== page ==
FIFA SG reported to ethics chiefs over World Cup bid


One of FIFA’s most senior executives, Fatma Samoura, has been reported to the organisation’s powerful ethics committee.

Samoura, who was appointed secretary general of football’s world governing body by its president Gianni Infantino in 2016, is accused of alleged breaches of its ethics code relating to “duty of disclosure, co-operation and reporting” and “conflicts of interest”.

The claims stem from allegations relating to Morocco’s bid to host the 2026 World Cup. The North African country wants to host the tournament, but is up against a North American joint effort comprising Canada, the USA and Mexico.

Members of a FIFA World Cup evaluation taskforce – which recently visited the bidding countries – are said to have discovered an undeclared family link between Samoura – whose full name is Fatma Samba Diouf Samoura – and the former Liverpool forward El Hadji Diouf, who is working in an ambassadorial role for the Moroccan bid.

Both Samoura, 55, and Diouf are from Senegal. They are both now the subject of an ethics complaint.

A senior FIFA source has told BBC Sport the allegation is “tenuous”, while Samoura said she is “fully aware of this upcoming complaint” and has “a good idea who is conveying this message”.

She added: “The whole country of Senegal will laugh at FIFA Ethics… because everyone in my country knows the origin of El Hadji Diouf.”

The same senior source, who wishes to remain anonymous, also alleges Infantino “encouraged” the evaluation taskforce to find evidence that could block Morocco’s candidacy.

It is claimed Infantino was motivated to do this as he favours the rival North American bid given the enormous financial advantage it has over its African rival.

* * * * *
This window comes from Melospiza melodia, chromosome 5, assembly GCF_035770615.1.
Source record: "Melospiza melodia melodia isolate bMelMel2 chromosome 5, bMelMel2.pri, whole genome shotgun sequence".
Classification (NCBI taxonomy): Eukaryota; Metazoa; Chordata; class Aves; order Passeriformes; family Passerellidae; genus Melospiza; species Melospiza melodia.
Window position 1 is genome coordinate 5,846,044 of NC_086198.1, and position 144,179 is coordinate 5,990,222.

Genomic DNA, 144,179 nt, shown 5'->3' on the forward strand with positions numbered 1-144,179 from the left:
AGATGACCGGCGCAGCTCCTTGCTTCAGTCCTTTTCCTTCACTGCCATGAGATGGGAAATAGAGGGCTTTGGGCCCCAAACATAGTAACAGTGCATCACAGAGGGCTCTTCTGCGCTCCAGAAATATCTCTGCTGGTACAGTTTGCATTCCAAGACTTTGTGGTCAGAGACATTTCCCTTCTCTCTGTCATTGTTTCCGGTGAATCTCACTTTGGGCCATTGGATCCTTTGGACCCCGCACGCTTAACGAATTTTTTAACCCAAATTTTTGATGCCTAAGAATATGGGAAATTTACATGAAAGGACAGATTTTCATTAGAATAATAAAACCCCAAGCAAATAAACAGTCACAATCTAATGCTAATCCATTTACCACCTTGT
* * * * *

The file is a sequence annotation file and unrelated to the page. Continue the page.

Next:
FIFA’s response

In response to the allegation a FIFA spokesperson told BBC Sport: “The bidding process for the 2026 FIFA World Cup has been designed to evaluate the bids against objective criteria and so avoid a return to the secret and subjective decisions of the past.

“The process is as fair, objective and transparent as it can get as demonstrated with the publication of the bid books, all bidding documents and the scoring system.

“The taskforce’s assessment is guided by clear and objective criteria and its report will be made public to guarantee full transparency of the process. The FIFA president is not involved in this process and he will not take part in the vote of the congress. These are facts and not ‘maybe’ or gossip.

“FIFA has been heavily criticised for how it conducted the selection of hosts in the past. It was our obligation to learn from this and leave no room for any doubt or subjectivity.

“Anyone criticising this approach should be able to say if they would prefer a return to the old ways.

“Allegations of a defamatory nature are unacceptable, especially when they come in a middle of a bidding process when calm, sense of responsibility and respect should prevail.” (BBC Sport)

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